The Information Age replaced industrial equipment with data. Today, data isn't just information; it's process and interaction. Software commands robots to build things in factories. Sensors in fields trigger watering when crops are too dry. Code runs power plants. We're developing smart cars and smart cities. And it's all connected to the Internet — the Internet of Things.
But with this progress comes a pitfall: the opportunity for nation-state hackers to beat even our best cybersecurity systems and steal everything from source code to aeronautical blueprints, and have the ability to damage into the physical world as never before.
Attackers constantly find their way into sensitive networks around the globe. Hackers working for China, Russia, Iran, North Korea, and other nations are doing reconnaissance, stealing data, and hiding backdoors and malware in the networks of US agencies and military contractors, nuclear power plants and dams, banks, and Nasdaq. Russia shut down the Ukraine electric grid two years in a row. The US allegedly attacked Russia's electric power grid, and a decade ago Stuxnet crippled Iran's nuclear program. These attacks have affected people's lives — such as turning Ukrainian cities dark for days. Not only do such attacks put sensitive data and intellectual property at risk, but the chances of an attack that could shut down systems that citizens rely on to survive are only increasing.
In the cat-and-mouse game between cybersecurity and cybercriminals (nation-state or otherwise), a game-changer is in the near future: quantum computing, which is potentially capable of cracking even the most advanced conventional encryption. The US and China are in a heated race to develop quantum computing, which will revolutionize the industry, particularly in the fields of artificial intelligence, medicine, and scientific modeling.
Alongside these benefits is a danger from quantum computing that most people don't realize is here, now, even though the quantum computers aren't ready yet. This is because encrypted information stolen by China from the US government and industry is being stockpiled by China. Cheap data storage and the proliferation of valuable data online increases the feasibility and incentive for long-term storage of even the most solidly encrypted data. This offensive strategy is known as a harvesting attack. Encryption protects everything from classified data to the operations of power plants, water supplies, and financial trading systems. Once quantum computers are available, not only will the most critical data be exposed, but quantum-powered attacks will be able to interfere with important cyber-controlled processes as well. Cloaked secrets will be revealed and physical equipment will be manipulated remotely.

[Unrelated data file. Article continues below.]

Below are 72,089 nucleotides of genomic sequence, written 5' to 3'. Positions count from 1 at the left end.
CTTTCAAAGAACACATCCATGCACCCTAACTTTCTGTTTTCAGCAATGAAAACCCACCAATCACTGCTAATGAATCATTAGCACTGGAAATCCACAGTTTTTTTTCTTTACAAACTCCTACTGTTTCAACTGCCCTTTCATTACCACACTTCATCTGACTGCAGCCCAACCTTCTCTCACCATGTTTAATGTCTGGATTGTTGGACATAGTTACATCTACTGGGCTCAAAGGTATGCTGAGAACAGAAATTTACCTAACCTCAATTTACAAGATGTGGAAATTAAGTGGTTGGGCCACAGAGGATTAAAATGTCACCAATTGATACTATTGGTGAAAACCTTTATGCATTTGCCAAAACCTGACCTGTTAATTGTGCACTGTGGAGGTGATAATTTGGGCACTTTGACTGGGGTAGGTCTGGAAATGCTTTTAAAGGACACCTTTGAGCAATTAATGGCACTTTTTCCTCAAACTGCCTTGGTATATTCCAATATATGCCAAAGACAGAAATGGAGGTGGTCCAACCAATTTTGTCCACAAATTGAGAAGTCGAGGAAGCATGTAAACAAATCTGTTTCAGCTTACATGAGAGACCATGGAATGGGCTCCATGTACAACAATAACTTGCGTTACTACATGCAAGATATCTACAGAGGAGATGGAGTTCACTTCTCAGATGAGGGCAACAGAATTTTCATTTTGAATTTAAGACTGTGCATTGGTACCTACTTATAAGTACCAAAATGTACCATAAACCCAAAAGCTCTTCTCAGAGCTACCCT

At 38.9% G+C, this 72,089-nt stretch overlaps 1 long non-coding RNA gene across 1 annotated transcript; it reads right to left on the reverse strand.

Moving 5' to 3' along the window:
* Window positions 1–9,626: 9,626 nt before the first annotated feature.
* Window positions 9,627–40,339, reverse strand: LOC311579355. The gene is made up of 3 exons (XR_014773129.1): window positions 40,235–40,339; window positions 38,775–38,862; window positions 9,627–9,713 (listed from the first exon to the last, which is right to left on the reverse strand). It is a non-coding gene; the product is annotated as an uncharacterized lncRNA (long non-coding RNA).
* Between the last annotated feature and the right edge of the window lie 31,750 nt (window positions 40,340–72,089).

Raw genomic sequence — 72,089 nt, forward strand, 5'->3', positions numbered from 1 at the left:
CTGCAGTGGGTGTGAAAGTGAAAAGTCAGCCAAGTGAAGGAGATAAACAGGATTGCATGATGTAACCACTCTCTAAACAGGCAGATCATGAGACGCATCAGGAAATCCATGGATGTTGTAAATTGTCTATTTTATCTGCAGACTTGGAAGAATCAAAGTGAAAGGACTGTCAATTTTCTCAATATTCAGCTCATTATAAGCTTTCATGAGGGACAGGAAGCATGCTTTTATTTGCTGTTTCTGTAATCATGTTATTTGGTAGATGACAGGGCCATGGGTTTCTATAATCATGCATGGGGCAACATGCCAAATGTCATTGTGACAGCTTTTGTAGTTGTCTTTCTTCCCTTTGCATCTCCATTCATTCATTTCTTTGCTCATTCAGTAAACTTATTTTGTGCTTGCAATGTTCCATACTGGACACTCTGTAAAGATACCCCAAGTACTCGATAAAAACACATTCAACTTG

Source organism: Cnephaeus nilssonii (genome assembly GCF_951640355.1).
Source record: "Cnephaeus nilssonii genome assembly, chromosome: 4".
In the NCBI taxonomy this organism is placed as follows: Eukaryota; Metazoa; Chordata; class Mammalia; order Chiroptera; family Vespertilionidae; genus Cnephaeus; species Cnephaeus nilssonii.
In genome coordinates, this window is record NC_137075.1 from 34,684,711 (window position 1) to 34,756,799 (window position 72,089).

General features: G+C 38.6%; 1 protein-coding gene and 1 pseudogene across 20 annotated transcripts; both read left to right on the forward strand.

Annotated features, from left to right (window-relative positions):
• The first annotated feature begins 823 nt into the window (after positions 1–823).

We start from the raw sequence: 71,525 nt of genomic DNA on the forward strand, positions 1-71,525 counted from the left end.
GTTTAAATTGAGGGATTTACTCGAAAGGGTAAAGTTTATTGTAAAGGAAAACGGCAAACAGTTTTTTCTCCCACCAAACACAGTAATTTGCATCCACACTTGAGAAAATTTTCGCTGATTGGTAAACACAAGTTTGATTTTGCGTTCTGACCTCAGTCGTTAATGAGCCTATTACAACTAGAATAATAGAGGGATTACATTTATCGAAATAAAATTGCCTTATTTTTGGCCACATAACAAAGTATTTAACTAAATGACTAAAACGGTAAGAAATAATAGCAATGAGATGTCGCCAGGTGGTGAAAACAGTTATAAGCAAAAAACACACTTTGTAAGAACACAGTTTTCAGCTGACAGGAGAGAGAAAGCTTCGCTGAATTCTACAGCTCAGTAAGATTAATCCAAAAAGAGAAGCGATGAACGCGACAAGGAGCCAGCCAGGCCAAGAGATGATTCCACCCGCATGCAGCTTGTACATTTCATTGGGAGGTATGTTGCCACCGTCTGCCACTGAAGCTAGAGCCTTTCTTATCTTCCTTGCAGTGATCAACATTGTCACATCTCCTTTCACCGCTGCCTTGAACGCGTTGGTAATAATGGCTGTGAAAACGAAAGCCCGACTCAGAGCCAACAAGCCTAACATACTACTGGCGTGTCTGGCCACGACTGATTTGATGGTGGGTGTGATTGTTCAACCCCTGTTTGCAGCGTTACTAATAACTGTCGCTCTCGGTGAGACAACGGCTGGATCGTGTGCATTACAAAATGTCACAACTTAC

We Need to Get Moving
It may be too late for much of the data that's already been intercepted, but we can work to protect more of our data going forward — but only if the government takes this threat seriously.
The National Quantum Initiative Act (NQIA), which was signed into law in December, commits $1.2 billion to fund quantum science and computing efforts over five years to be divided between the National Institute of Standards and Technology (NIST), the Department of Energy (DoE), and the National Science Foundation. None of the money has yet been appropriated. Meanwhile, China is building a $10 billion quantum research lab that is slated to open next year.
The US needs to move quickly and invest in tech companies and startups that aren't hampered by bureaucracy and are efficient with go-to-market strategies. It can take a decade or more to get research from the lab to the market. The Defense Advanced Research Projects Agency within the DoE has provided grants to independent cybersecurity researchers and startups to develop defenses for smart car security, voting machines, and other areas. Given the implications of crypto-breaking quantum computers for the defense industry, it makes sense for it to fund quantum defense as well.
A number of universities are doing important research and development of quantum computing, including MIT, Harvard, the University of Chicago, the University of Waterloo in Canada, and the University of Cambridge in England. NIST is working on post-quantum cryptography designed to protect against quantum computer attacks. And the DoE is doing great research at Oak Ridge National Laboratory on the use of quantum computing to protect the electric grid, which is potentially the biggest risk we face in a post-quantum world. But we need more researchers tackling all the various problems from more of the best minds and labs around the country. Once the NQIA funding is appropriated some grant money will flow to universities, but it will only be a piece of the overall $1.2 billion. Whatever it is, it needs to be more.
There are some quantum efforts that are in operation today, but they involve hardware as opposed to cryptographic algorithms, which can be broken. The Swiss government has been protecting its national elections with quantum key distribution (QKD), a quantum-based method for preventing the interception of encryption keys, for 12 years. However, here too, China is ahead — with a 2,000-kilometer QKD fiber network and a quantum science satellite that was launched in 2016.
Given what's at stake — and the stockpiles of stolen information already sitting in foreign databases that will be exposed the minute there's a working quantum computer — we don't have time to spare. That is estimated to be five to ten years away, and the quantum clock is ticking.